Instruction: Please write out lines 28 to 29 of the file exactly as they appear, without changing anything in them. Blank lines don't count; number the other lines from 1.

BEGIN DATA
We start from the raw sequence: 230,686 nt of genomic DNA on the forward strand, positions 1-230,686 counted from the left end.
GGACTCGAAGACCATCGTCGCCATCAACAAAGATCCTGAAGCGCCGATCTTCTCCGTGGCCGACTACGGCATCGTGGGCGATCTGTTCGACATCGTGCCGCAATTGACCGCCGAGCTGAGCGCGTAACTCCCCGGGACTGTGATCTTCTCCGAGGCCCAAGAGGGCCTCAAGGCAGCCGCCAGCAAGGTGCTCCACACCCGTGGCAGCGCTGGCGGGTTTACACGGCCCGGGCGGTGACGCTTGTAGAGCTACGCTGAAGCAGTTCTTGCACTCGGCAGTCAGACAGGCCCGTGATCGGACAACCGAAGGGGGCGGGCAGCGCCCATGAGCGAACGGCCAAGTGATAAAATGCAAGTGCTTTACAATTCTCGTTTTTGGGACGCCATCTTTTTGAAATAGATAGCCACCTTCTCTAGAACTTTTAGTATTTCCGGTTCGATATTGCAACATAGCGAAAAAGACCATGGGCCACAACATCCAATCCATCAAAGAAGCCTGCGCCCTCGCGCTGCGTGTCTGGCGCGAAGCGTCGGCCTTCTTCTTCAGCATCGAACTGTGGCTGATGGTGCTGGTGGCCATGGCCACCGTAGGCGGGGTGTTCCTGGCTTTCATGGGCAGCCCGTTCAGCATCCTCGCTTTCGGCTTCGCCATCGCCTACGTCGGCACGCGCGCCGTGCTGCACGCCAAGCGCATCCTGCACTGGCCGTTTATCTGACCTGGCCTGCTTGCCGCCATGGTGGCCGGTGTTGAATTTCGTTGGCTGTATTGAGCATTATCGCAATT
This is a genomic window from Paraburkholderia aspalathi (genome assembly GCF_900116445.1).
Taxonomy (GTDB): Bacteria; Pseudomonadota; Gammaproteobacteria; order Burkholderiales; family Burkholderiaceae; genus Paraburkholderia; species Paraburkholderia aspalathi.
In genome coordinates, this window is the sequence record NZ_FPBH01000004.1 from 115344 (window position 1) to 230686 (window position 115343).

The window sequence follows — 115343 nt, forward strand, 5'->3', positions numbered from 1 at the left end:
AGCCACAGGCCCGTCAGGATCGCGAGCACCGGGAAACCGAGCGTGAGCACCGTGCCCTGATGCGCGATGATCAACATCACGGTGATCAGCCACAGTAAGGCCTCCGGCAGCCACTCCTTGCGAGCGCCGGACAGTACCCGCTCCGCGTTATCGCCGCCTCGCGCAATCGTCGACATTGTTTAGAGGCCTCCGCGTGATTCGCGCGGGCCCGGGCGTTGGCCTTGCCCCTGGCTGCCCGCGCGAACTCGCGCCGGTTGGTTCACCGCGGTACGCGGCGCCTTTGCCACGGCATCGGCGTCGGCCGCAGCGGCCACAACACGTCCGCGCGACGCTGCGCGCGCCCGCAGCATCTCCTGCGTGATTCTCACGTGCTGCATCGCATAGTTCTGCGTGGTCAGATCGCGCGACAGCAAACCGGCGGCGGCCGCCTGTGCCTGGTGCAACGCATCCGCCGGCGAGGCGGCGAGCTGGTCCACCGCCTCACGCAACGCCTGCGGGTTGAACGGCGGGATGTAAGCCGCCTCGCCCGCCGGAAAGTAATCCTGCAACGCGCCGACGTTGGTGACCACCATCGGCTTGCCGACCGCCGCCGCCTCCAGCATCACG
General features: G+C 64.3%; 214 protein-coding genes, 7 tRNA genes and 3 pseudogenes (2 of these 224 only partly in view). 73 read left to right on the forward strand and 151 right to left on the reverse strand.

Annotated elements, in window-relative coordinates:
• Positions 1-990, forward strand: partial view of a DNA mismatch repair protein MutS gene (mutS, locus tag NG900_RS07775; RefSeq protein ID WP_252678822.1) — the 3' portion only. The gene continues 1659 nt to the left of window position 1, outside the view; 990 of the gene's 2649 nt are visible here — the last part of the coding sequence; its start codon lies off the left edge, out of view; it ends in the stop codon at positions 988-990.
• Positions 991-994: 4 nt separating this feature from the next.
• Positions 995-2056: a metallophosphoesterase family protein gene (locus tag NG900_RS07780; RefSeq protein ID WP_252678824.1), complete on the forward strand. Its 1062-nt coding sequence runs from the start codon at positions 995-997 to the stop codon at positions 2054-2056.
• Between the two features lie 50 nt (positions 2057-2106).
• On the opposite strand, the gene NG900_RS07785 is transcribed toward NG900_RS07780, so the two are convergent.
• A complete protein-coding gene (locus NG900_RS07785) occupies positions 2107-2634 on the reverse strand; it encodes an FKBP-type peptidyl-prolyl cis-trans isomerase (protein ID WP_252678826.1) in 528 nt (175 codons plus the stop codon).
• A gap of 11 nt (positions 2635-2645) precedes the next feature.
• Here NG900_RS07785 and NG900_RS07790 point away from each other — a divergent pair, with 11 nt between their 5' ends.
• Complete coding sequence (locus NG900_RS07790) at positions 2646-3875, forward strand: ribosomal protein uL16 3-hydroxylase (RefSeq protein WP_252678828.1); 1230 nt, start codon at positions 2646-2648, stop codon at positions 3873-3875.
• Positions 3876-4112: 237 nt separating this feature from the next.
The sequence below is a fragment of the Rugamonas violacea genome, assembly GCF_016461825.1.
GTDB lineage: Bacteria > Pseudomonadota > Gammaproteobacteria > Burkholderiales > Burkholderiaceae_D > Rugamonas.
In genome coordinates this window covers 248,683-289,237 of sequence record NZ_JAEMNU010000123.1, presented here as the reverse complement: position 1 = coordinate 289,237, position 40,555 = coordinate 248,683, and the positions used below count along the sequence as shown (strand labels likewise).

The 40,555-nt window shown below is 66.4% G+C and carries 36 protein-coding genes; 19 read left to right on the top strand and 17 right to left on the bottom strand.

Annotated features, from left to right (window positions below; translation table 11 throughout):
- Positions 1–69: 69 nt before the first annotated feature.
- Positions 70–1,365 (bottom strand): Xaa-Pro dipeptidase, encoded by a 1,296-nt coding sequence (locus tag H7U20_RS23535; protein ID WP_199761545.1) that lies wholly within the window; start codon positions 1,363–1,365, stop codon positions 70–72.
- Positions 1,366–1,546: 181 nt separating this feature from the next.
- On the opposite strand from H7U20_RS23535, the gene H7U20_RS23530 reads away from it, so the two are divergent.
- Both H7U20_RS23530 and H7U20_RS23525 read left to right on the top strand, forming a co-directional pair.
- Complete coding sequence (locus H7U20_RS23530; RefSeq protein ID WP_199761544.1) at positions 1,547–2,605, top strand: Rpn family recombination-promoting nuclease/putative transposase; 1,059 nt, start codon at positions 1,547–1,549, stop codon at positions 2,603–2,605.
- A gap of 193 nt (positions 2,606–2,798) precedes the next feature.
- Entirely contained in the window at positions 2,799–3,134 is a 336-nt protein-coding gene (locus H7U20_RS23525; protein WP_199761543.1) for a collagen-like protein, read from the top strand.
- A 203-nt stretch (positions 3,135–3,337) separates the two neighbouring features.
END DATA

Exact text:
- On the opposite strand from H7U20_RS23535, the gene H7U20_RS23530 reads away from it, so the two are divergent.
- Both H7U20_RS23530 and H7U20_RS23525 read left to right on the top strand, forming a co-directional pair.